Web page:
That doesn't mean anything.

      2. Spanners Silver badge

        Re: Re: Data only

        Some will be set up and their costs will be *much* lower. Suits like that.

        Some exist already. Give them time...

  3. Anonymous Coward
    Anonymous Coward


    “The traditional vendors are dying. Their multi-year cycle times are hopelessly mismatched to the environment. In their place, a raft of 'internet-time' startups are taking their place, filling in the missing features that decades of neglect of the voice and messaging business have left behind,” writes Geddes.

    “You mean I still can’t record and search my calls in 2012? Wow!”


    The 'traditional' vendors have this thing called making a profit. Something two guys in a garage don't.

    Try adding a feature to a mature product set. You'd have to write up a business case, detailing the innovation, an estimate of the cost of development, maintenance, etc... And an estimate of how much additional revenue this feature could drive. That's your true barrier to getting anything done. Unless you can demonstrate that you will increase your base by enough of an offset to the feature's cost, its not going to happen.

    1. Andrew Orlowski (Written by Reg staff)

      Re: Huh?

      "The 'traditional' vendors have this thing called making a profit. Something two guys in a garage don't."


      That's the bit our anonymous newbie doesn't think is important.

      That, and not all bits have equal value. People will pay more for bits they really want.

      Where an idea is profitable the telco can partner or co-opt the service. More tomorrow on this...

      1. The Cube

        I think you are missing some cultural telco issues Andrew

        Telcos tend to be bloated bureaucracies full of unproductive staff who have very poor motivation levels due to an inability for anyone to achieve anything or to change the internal culture which stops them achieving. Many got this way by being a de-facto or royal chartered monopoly across large chunks of the globe and the mind set has not changed. Telcos are not a meritocracy where the innovative and productive get promoted, they are spat on and undermined by the herds of bovine wastrels who are still there because they can't get a job anywhere else and don't want to be shown up as useless and unproductive. The senior execs stay long enough to get a golden parachute and the good ones are gone well before it becomes obvious that their "changes" reinforced rather than addressed the underlying chronic issues.

        In a telco, the investment case will be based on a 10 to 20 year lifecycle, the culture does not allow anything shorter than this, thus the need for uber standards that take ETSI or GSMA 5 years to bugger up, sorry, refine. You need standards like this if you are going to live with them for 20 years. This problem does not exist in the land of Twitter and Salesforce.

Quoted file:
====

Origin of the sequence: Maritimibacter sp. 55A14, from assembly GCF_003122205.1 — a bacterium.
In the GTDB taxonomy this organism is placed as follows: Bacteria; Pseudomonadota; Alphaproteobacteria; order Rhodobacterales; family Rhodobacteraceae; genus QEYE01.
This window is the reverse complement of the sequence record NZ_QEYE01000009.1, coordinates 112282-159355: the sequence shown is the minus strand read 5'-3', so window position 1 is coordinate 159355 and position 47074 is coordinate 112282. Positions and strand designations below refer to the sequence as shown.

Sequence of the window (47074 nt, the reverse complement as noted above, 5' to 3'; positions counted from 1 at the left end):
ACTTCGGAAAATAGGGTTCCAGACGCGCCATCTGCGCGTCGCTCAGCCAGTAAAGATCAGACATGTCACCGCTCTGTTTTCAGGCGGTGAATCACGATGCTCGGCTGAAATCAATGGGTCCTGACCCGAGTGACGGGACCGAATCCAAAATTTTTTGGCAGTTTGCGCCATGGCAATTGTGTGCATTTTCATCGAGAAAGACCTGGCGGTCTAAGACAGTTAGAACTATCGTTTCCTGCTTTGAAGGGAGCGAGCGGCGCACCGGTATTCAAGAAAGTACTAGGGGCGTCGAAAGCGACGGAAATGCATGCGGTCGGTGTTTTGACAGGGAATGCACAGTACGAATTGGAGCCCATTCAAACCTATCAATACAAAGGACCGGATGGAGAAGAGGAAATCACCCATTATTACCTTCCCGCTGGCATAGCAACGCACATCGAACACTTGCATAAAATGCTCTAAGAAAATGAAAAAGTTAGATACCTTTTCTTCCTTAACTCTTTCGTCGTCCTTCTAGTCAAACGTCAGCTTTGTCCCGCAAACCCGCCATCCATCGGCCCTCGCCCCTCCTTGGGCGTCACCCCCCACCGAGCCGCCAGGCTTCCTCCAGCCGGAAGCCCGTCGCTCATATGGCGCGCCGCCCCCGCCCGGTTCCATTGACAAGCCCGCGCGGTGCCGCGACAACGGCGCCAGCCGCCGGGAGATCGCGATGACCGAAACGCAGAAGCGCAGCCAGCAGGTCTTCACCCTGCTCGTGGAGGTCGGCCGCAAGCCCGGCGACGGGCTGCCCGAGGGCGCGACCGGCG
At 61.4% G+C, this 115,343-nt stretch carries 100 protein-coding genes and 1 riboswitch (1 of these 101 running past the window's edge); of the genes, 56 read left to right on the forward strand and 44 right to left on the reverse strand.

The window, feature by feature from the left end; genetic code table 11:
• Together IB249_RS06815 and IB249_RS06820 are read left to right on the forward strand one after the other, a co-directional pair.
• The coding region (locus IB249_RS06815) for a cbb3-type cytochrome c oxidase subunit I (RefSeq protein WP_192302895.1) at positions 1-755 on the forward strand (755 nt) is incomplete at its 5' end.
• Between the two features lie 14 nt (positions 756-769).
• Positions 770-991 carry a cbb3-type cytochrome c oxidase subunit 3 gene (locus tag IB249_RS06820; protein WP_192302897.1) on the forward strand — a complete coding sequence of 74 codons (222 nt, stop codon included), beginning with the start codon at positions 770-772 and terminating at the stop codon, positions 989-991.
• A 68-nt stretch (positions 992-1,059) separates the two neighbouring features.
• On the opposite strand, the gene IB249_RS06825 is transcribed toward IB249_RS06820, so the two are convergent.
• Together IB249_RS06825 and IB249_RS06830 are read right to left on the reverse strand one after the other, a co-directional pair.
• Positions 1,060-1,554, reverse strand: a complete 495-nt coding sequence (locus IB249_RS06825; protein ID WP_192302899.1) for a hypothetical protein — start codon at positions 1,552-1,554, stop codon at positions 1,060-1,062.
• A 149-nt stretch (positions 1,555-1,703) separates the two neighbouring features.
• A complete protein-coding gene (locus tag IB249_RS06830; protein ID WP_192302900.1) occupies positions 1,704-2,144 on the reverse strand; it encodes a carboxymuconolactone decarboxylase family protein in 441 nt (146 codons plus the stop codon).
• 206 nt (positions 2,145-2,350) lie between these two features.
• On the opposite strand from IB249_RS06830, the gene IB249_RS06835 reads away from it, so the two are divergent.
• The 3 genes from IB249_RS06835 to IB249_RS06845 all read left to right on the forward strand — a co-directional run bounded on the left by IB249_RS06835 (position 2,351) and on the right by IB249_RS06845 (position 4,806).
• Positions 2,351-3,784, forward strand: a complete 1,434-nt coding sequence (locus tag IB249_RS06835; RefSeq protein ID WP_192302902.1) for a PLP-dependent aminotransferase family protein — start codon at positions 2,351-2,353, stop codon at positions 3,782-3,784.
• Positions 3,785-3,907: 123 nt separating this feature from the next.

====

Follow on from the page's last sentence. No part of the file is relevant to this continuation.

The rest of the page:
In a telco the management exist in a binary state of either;

        a) No investment in new services, particularly non core, use all value added services to drive core network and billing traffic, that is our core business

        b) We can't afford to be just a big dumb pipe, we must extend into the value added services, our pipes give us the competitive advantage over everyone else.

        Clearly, these two result in an oscillation within the organisation rather than any sustained progress, any employee who could innovate and drive the dinosaur forward will leave in < 1.5 cycles or simply lose the will to live. Again, in an app store world this problem doesn't exist as the lean and agile app store vendor knows what they want to do and if they don't the other 5 just like them do and will out-compete them.

      2. The Cube

        More cultural issues

        To cap off the cultural problems with telcos;

        There is no real competition in the telco world, just like petrol stations, banks and every other mature market they all know that reducing prices only benefits customers, not vendors. The telcos have armies of people who went to school, served with or otherwise know key government personnel and regulators to make sure no nasty surprises come from that direction (thus the true scale of Ms Reding's achievements). The telcos also work very hard to ensure that their pricing cannot be usefully compared to any "competitor" pricing by ensuring the plans are sufficiently different. This leads to a poorly informed customer base which produces the inefficient market they need and keeps the customers as the prey.

        Combine this culture of ensuring that all changes are slow and gradual so that the big players going in are still the big players afterwards (this is what industry standards bodies are really for) and the tacit agreement that you can compete on everything but reduced price or margin and you get the modern telco market. The companies who control the networks have such vast sums of money locked up in them that they make real estate investors look high-risk.

        What is asked for if the telcos are to survive this at all is for one or more of the players who own the infrastructure to change the entire culture of their organisation and even so, they'll still be too big to innovate at the speed of the small players. They'll try to do what the banks do and be parasitic in the payment stream but Apple has already demonstrated they can be bypassed for this. They'll also try to prevent really disruptive services from using "their" network but this will be a managed retreat from regulators. It will be a bumpy and unpleasant road with many pitfalls (for the customers and shareholders) but I really don't see a Telco making big enough changes to do anything other than slow the inevitable.